Thursday, April 19, 2012

Politics and the Occult

As with 'exoteric' religion, esoteric (or occult) forms lend themselves to supporting initiatives of right or left (or indeed centre). For example, Freemasons could be found on both sides of the revolutionary divide in France (and neither acquits itself well). This is the main thrust of Gary Lachman's account in his ' Politics and the Occult: The Left, the Right and the Radically Unseen' that occult/esoteric traditions lend themselves to political solutions across the spectrum; not only the better known (and overblown) connection between the occult and Nazi Germany. 

It is an informative and entertaining progress through the political aspirations of the occult practitioner from renewing the world through the humanist unifying tendencies of the Rosicrucian manifestos in the seventeenth century (whose intentions were swallowed up by the Thirty Years War) to the post- Second War World of Julius Evola inspiring Italian rightist terrorism.

Lachman is, as always, a balanced and sober guide, keen to puncture the inflation of conspiracy theory while recognizing the genuine neglect of the subject's real importance.

The best chapter is on the Traditionalists and their hatred of modernity. A modernity fashioned out of the Renaissance that ironically created them by way of reaction. One of the features of Guenon et al is that they rarely inhabited the tradition of their origin, tended to only attach themselves to an 'elitist' version of the tradition they adopted, and proceeded to 'correct' that tradition from their own metaphysical viewpoint rooted in a neo-Platonic/Vedantic non-dualist metaphysic that was often alien to the contours of the living tradition they found themselves inhabiting! Their preference for eternity over time left them profoundly hostile to the understandings of history and therefore in reality too 'idealistically' focused to be effective in the political sphere. A failure for which we should give repeated thanks.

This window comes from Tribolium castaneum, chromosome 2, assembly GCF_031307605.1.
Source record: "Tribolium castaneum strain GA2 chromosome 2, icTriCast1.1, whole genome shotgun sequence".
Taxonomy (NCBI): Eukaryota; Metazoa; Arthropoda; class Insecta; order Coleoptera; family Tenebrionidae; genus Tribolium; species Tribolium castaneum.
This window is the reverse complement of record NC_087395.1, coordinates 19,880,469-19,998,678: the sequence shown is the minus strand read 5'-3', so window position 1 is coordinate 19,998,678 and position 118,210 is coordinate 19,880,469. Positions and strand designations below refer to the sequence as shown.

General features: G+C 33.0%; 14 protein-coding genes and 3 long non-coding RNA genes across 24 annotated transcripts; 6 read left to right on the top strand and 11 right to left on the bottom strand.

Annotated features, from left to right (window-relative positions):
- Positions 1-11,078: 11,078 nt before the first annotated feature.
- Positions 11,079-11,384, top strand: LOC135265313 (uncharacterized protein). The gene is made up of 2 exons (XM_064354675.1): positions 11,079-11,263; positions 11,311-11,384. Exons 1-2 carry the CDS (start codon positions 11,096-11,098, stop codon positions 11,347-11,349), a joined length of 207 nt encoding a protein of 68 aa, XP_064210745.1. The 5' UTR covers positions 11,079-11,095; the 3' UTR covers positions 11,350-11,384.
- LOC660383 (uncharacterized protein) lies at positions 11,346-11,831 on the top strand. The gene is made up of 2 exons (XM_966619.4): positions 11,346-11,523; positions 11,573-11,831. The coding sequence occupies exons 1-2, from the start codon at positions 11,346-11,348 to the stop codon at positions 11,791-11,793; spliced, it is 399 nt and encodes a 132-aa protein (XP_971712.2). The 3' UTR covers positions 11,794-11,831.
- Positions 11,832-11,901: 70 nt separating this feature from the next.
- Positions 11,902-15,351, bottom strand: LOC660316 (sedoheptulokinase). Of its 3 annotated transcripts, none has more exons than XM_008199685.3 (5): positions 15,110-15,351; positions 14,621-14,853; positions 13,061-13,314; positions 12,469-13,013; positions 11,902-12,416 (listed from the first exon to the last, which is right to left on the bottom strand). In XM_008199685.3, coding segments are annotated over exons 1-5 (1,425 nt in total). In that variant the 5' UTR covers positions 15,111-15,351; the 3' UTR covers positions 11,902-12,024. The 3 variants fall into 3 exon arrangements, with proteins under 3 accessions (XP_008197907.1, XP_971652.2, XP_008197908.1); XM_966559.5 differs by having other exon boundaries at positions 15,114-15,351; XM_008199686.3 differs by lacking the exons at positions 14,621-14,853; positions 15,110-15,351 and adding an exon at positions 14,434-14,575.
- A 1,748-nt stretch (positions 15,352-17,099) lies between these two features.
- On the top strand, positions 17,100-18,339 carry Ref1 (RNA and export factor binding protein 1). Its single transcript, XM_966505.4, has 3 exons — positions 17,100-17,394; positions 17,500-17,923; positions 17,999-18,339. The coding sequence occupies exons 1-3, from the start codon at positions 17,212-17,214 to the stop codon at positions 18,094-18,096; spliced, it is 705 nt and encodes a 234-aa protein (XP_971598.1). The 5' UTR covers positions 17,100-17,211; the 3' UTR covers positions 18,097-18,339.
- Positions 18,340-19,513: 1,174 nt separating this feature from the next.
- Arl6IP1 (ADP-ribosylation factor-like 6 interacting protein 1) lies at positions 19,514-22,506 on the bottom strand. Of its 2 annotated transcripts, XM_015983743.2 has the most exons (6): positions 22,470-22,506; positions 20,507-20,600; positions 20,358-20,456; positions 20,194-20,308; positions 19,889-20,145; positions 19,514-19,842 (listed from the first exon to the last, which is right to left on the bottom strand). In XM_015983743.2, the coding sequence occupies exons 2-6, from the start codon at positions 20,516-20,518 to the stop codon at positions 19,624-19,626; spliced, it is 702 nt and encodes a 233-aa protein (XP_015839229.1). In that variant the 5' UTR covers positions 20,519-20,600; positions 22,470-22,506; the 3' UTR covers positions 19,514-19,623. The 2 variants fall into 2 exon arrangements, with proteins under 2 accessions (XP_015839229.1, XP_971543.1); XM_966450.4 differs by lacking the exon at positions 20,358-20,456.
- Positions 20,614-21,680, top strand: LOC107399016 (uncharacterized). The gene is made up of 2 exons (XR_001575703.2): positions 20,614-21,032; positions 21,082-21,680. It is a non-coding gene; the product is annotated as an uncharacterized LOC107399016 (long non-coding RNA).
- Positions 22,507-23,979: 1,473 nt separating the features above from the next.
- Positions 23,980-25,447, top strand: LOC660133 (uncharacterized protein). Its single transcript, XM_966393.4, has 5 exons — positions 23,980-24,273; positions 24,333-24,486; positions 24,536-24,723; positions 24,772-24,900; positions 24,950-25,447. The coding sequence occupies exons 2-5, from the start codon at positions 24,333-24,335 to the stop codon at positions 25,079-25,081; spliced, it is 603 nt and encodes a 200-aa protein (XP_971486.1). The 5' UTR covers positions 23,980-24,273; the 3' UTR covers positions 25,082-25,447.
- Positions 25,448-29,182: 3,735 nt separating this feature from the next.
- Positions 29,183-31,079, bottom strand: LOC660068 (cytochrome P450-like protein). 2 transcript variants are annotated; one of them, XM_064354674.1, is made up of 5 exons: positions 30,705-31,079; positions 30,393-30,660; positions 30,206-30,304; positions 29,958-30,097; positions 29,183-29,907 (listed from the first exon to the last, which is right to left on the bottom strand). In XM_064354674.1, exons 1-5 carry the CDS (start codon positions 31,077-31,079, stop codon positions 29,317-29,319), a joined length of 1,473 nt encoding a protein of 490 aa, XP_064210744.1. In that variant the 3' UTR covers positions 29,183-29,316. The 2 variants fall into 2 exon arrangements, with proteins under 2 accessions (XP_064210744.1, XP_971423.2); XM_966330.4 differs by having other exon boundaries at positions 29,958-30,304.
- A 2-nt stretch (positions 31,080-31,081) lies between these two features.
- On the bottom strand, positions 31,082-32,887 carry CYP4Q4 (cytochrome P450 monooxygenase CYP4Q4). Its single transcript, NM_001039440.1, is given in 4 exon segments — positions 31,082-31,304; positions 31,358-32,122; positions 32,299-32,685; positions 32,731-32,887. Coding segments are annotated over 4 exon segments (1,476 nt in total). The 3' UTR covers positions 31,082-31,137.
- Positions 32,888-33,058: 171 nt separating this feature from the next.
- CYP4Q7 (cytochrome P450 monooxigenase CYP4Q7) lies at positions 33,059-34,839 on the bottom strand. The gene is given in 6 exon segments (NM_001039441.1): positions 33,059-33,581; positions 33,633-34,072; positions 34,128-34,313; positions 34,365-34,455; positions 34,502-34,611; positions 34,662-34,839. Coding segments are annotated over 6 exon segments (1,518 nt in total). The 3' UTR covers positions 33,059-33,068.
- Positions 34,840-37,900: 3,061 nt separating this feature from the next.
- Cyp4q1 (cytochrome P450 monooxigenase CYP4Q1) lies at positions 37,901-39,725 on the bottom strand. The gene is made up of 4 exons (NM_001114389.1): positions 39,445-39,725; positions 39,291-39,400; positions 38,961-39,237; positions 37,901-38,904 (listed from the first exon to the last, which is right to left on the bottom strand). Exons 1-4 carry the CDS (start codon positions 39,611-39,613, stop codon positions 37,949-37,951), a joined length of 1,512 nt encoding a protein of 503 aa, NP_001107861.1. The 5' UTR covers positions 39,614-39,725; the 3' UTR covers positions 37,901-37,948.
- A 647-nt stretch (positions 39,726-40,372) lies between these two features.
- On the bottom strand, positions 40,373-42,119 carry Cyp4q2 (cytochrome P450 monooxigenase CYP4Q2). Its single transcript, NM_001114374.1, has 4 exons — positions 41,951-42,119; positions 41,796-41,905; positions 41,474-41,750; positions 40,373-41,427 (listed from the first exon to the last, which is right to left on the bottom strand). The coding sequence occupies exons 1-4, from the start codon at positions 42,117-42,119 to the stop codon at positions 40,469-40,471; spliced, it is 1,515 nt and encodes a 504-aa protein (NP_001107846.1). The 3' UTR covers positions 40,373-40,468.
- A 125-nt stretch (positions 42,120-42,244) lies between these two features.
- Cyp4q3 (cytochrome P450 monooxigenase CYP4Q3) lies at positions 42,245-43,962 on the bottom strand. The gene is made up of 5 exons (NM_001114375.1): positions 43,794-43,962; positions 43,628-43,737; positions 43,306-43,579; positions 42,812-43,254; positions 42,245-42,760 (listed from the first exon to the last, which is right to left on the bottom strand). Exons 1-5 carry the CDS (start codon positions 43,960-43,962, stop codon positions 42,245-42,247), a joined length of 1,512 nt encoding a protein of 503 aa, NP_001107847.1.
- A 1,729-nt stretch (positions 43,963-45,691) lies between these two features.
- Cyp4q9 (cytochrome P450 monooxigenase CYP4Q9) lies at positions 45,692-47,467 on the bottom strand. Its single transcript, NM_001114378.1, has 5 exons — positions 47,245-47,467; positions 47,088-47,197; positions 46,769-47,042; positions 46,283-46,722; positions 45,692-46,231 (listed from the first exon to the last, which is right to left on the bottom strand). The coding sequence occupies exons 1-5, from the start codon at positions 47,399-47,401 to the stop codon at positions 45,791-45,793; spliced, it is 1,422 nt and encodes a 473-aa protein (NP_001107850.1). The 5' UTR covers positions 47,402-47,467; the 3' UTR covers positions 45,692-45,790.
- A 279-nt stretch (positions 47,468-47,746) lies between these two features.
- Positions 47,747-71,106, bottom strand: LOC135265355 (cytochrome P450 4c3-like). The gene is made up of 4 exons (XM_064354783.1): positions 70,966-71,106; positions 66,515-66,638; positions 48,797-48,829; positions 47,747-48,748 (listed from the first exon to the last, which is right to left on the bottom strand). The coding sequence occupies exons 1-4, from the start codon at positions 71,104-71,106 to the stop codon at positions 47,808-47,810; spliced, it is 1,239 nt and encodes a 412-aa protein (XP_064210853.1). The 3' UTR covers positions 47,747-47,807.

Guided by their emphasis on the primordial and the elite, they were supporters of the conservative cause which in the case of Eliade and Evola led to commitments to facisim (that the former aimed to hide and the latter proudly maintained).

At one time, I read them with real engagement and interest - and I continue to hold some of their membership in high regard for those aspects of their work that are relevant to particular and demonstrable scholarship -  Philip Sherrard on Greek poetry and his translation of the Philokalia, Marco Pallis on Buddhism and A.K. Comaraswamy on art. However, their over-arching vision strikes me as too narrow, ahistorical and elitist and strangely disembodied- they defended an abstract Tradition rather than the actual traditions they inhabited (often at the margins). 

The two most attractive people in the text for me were Edward Carpenter -little read now but deeply influential at the opening of the twentieth century linking an open, mystical faith with progressive social causes and Rudolf Steiner whose practical interventions in agriculture, education and finance continue to flourish and grow. The linkage between the two is their emphasis on 'experiment' - on the religious life being enterprises in knowing - and though Steiner elaborated a complex edifice of thought - it was offered as a work in progress rather than a complete, closed system. There is significant space for new knowledge always judged against the valid,tested criterion of the past.

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